Researchers with Dartmouth College have detailed the discovery of beer residue in 9,000-year-old pottery, shedding light on both the habits and recipes used by people in ancient China. The findings indicate the beer was likely used as part of a ritual, according to the study, which notes that human remains were found in the same area.
The study, which was recently published in the journal PLOS ONE, details a small cache of pottery items found in China’s Qiaotou, a city located in the Zhejiang province. Multiple pottery vessels described as high quality were found near a ditch made by humans. The mound with the ancient pottery was also home to two human skeletons.
The scientists took samples of the residue preserved inside the pottery and tested it to find out what kind of substance was used as part of the apparent ritual. The analysis found multiple ingredients hinting at use with an ancient form of beer, one that would have been less fermented and sweeter than modern-day beer equivalents.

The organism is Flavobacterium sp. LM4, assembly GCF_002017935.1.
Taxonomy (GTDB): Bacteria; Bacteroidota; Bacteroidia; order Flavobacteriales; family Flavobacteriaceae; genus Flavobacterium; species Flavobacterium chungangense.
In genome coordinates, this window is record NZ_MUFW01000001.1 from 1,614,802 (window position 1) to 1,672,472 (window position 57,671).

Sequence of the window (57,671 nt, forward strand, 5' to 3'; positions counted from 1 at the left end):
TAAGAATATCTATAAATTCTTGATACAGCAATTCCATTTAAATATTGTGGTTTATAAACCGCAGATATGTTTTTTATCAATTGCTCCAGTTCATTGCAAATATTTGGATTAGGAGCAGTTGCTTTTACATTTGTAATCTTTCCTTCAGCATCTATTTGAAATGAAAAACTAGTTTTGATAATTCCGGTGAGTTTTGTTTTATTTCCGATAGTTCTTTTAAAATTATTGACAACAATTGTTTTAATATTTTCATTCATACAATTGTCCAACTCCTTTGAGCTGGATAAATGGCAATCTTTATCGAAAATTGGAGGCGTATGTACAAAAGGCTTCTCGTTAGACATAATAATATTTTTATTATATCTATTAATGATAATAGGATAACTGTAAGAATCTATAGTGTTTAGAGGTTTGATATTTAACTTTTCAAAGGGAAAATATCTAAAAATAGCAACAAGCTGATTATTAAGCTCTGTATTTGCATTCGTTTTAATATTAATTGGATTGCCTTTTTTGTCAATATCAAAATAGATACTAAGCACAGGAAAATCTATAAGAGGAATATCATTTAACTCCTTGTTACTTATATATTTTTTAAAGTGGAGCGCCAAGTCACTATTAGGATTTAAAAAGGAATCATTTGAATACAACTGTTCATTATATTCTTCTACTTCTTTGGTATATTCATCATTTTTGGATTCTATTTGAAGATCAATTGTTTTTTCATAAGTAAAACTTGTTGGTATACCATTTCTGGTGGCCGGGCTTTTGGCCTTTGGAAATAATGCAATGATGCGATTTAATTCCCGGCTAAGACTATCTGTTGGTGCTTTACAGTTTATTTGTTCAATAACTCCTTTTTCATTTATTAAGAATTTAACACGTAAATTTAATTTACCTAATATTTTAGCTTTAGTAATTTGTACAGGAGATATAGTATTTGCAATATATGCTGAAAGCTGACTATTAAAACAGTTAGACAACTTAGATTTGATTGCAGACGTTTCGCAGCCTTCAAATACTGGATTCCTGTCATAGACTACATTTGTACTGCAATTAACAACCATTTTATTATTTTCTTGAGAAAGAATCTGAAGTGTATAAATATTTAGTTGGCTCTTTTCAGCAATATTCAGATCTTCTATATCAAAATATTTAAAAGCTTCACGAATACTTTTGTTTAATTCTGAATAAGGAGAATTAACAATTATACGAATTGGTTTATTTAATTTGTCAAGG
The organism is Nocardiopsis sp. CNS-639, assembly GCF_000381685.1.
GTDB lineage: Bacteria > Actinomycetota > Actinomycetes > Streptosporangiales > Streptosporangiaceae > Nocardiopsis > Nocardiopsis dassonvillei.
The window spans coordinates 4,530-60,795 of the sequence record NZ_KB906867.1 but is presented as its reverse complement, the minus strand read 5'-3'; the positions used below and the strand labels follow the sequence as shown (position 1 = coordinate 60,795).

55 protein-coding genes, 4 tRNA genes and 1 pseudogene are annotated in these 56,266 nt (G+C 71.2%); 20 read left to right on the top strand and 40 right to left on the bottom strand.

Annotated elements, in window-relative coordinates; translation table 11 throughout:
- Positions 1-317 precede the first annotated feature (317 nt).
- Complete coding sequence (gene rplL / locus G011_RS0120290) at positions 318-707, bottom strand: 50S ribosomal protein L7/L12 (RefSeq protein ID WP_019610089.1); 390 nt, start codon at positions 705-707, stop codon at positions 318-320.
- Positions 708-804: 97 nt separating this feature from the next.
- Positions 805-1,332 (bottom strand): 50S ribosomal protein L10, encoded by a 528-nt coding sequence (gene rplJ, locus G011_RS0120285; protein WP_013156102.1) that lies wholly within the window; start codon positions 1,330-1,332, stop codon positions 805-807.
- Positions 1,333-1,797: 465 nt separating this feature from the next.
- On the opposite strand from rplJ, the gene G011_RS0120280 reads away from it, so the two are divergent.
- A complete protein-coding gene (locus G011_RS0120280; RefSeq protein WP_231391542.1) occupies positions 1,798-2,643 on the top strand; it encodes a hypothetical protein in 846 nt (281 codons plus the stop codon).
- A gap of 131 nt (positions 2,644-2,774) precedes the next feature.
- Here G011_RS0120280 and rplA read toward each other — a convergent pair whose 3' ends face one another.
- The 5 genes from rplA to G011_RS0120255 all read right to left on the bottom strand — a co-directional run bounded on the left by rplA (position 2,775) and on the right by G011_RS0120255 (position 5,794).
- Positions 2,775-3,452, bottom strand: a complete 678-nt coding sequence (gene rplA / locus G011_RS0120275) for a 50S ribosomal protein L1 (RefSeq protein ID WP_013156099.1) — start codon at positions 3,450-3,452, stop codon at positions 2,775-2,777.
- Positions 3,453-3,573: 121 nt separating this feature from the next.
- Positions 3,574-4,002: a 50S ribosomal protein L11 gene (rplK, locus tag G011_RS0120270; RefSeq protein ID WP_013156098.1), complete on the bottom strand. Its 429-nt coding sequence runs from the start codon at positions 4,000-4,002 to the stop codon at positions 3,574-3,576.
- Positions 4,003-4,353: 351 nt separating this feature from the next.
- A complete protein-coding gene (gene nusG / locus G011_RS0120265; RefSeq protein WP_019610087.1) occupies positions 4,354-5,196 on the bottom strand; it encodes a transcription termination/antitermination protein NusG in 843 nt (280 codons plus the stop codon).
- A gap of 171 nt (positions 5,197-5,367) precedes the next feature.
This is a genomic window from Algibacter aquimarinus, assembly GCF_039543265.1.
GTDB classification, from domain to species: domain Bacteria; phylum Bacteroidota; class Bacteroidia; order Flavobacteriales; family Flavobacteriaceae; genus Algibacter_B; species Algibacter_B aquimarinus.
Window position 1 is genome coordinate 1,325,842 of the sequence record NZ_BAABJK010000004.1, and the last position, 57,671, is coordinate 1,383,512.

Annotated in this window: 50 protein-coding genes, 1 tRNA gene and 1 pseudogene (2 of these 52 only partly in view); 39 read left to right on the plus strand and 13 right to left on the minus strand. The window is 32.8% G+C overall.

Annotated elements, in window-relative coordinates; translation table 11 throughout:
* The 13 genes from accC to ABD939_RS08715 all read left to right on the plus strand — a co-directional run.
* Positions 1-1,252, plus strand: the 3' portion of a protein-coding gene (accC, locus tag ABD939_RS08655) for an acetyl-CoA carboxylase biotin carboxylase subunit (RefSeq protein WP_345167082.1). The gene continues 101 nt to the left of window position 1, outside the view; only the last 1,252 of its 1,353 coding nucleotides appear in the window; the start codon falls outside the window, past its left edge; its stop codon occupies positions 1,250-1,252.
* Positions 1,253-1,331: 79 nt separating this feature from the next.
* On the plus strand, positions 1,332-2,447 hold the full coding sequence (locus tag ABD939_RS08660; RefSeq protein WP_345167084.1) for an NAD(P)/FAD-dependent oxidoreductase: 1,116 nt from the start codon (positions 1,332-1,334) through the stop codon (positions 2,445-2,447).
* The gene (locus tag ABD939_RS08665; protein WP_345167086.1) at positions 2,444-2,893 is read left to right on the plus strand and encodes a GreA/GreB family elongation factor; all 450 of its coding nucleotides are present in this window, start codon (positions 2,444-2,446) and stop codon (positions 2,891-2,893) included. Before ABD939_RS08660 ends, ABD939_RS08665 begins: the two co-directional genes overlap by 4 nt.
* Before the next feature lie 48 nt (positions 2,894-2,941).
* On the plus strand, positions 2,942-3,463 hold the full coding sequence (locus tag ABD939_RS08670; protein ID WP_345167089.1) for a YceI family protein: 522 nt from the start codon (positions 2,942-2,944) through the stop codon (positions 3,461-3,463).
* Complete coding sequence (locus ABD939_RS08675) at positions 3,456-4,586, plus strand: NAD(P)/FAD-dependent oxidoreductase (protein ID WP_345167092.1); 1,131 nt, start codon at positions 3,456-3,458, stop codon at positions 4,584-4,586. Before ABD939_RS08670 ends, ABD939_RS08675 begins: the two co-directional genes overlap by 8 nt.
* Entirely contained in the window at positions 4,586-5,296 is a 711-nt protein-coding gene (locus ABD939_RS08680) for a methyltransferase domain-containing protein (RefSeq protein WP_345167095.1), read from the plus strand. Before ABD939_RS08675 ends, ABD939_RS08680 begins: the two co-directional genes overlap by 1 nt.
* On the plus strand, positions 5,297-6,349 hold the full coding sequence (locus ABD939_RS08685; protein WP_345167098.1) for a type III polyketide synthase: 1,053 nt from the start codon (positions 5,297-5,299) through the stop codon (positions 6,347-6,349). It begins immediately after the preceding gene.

Ingredients in the pottery included yeast and mold residues, tiny granules of starch, and fossilized plant matter called phytolith. The findings were consistent with ancient beer, according to the researchers, who noted that this residue wouldn’t be found in the natural soil in that spot.
The ancient beer would have contained some of the rice that was grown in the region, some unknown tubers, and a type of grain called Job’s tears. With these ingredients, the researchers say the ‘beer’ was probably cloudy and only slightly fermented. Given the difficulty that would have come with harvesting the ingredients and making the beer, the researchers speculate that it was probably used as a ritualistic beverage.
Image by Jiajing Wang